COVIDsafe, Australia’s coronavirus contact tracing app, has just just gotten an update which addresses some bugs and privacy concerns. The update will also help with some of the background bluetooth problems that iOS devices have suffered with the app so far.
Information regarding the updates on both the App Store and Google Play are vague, simply stating:
- Push notifications are now optional
- Improvements to Bluetooth security and connectivity
- Accessibility enhancements
- Bug fixes
Gizmodo Australia has reached out to the Digital Transformation Agency (DTA) for specifics and clarification around the bug fixes.
But we do know what some of them are thanks to developers who have done teardowns and dug through the recently released source code.
Two of the key bug fixes involve the temporary ID change that had not been working properly on devices. A temporary ID that is attached to the phone for privacy reasons was supposed to to change every two hours, but it wasn’t. This meant that it was much easier for a phone to be identifiable.
This issue had been identified and reported by Jim Mussared, any Australian developer who has been working to identify and report flaws and bugs in COVIDSafe. Thankfully, this particular privacy issue has now been fixed.
“The simplest summary is that COVIDSafe is no longer a beacon advertising two different fixed ID that identifies your phone long-term. It’s no longer quite so trivial to build a scanner that can say ‘that’s the same phone I saw yesterday,'” said Mussared in a Twitter message to Gizmodo Australia.
For people running #covidsafe: Make sure you install today's update (v1.0.17 for Android). It contains two fixes, addressing two of the long-term tracking issues I raised. There's still a way to go, but, progress!
There's also fixes in the Android app that help the iPhone app.
— Jim Mussared (@jim_mussared) May 14, 2020
The update will also benefit those running COVIDSafe on iOS.
One of the core issues on iPhones devices is that COVIDsafe can have issues running in the background. While this hasn’t been fully sold yet, the Android update will help somewhat.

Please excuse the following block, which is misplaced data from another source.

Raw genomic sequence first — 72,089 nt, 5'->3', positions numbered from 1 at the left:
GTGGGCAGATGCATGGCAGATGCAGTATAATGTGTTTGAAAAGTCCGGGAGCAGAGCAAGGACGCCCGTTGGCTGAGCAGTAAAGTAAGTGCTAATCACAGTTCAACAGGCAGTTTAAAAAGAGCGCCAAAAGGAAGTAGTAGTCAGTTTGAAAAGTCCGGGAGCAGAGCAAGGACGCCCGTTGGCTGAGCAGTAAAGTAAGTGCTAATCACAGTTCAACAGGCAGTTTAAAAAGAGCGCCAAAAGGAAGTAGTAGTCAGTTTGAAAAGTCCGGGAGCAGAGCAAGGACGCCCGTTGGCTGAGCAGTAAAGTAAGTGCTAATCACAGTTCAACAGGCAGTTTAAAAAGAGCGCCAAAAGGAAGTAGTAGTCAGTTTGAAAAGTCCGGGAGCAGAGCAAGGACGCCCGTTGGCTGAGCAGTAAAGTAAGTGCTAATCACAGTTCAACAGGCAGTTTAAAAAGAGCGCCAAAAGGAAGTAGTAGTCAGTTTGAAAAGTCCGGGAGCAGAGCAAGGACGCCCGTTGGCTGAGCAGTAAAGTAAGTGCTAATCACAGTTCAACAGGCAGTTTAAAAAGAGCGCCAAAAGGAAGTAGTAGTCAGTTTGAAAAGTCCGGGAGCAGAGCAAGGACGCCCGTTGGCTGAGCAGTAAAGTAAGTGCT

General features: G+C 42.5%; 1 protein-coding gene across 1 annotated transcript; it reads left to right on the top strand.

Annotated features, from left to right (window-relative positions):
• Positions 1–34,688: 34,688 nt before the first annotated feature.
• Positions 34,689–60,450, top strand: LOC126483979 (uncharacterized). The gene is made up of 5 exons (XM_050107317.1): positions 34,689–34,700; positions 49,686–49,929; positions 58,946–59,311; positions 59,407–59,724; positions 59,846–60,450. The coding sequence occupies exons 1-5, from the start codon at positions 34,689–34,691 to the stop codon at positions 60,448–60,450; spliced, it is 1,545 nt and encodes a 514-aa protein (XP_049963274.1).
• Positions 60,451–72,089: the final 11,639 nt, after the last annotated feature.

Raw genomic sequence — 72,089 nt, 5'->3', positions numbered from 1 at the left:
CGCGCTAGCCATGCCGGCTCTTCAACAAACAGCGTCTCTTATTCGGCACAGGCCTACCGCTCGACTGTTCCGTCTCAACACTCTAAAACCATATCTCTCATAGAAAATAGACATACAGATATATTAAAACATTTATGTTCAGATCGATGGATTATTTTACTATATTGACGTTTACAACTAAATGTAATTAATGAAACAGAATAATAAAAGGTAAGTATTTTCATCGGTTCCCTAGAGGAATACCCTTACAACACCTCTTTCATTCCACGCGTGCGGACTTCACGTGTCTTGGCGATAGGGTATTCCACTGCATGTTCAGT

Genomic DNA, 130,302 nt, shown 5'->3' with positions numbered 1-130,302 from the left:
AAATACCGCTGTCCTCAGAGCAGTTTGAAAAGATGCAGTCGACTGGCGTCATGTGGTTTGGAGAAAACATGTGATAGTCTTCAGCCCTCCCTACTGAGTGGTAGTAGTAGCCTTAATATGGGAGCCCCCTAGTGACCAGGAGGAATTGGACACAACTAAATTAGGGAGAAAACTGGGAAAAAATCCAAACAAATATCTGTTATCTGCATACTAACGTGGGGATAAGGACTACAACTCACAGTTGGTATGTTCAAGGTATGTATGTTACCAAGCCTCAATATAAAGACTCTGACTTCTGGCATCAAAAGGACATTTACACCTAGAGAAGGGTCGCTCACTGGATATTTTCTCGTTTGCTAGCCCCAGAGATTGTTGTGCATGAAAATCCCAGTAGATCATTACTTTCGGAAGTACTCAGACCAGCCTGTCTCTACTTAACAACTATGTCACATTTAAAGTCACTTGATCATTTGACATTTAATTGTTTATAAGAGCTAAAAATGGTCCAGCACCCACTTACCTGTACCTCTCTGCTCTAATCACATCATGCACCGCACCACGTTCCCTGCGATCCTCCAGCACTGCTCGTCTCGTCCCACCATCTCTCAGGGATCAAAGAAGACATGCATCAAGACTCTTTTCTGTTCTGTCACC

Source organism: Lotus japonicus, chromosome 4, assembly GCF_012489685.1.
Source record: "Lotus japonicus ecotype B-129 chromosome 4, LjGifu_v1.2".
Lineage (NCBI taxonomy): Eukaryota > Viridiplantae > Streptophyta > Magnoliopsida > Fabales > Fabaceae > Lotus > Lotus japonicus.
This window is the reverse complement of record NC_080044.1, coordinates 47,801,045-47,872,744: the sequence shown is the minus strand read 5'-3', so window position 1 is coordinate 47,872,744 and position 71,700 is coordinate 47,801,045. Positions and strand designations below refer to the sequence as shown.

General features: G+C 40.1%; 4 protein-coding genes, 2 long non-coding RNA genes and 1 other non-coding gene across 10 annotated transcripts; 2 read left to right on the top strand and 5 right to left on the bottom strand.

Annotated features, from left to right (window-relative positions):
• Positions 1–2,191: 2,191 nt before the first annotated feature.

“iPhones do a bunch of sensible things to prevent apps doing what COVIDSafe does,” said Mussared.
“One of those things is that when backgrounded, the way the beacons are generated changes. Another phone needs to see those beacons in order to connect and do the data exchange. Previously the Android app could only detect the foreground-mode beacons, so today’s fix makes it detect the background-mode ones too.”
This means that Android apps will now be able to detect the COVIDSafe beacon on iOS devices even when another app is open or if the phone is locked.
While this is a good start, there are still some broadcasting issues that Mussared and other developers have identified.
“These allow access to the device model (“Samsung Galaxy G8”) and device name, if set (“Jim’s Pixel 2″). Obviously this isn’t as serious as [the issues that have been fixed], because the phone model name isn’t as unique, but it’s still fairly unique in many situations,” said Mussared to Gizmodo Australia.
If you’re concerned about these details still being broadcast it may be worth removing your device name, if you have one set. Alternatively, set it to something generic such as the device model.
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Another issue that the update has addressed is the ability for bad actors to unleash a Denial of Service attack (an actual real one) that disabled COVIDSafe on all iPhones in the general area.
Australian developer Richard Nelson posted a demonstration of how the attack worked on Twitter on Thursday:
Today’s COVIDSafe update fixes a security flaw I reported, which allows an attacker to disable the app for all iPhones in the vicinity. App has to be out of range of attack and manually opened to record contacts again.
You should still use it.???? pic.twitter.com/5LR32ft7RF
— Richard Nelson (@wabzqem) May 14, 2020
“With the right knowledge of the issue, it’s pretty trivial to execute… My video has it running on my laptop with a Bluetooth adaptor, which was very easy for me to execute,” said Nelson in a Twitter message to Gizmodo Australia.
According to a blog post by Nelson, the DTA were quick to acknowledge and provide a fix for the security flaw once he reported it.
Here’s to hoping that other serious bugs and fixes reported by developers working pro bono will be treated with similar seriousness and urgency. Since the app was released three weeks ago the developer community has been vocal about having issues reporting COVIDSafe bugs and flaws to the government.
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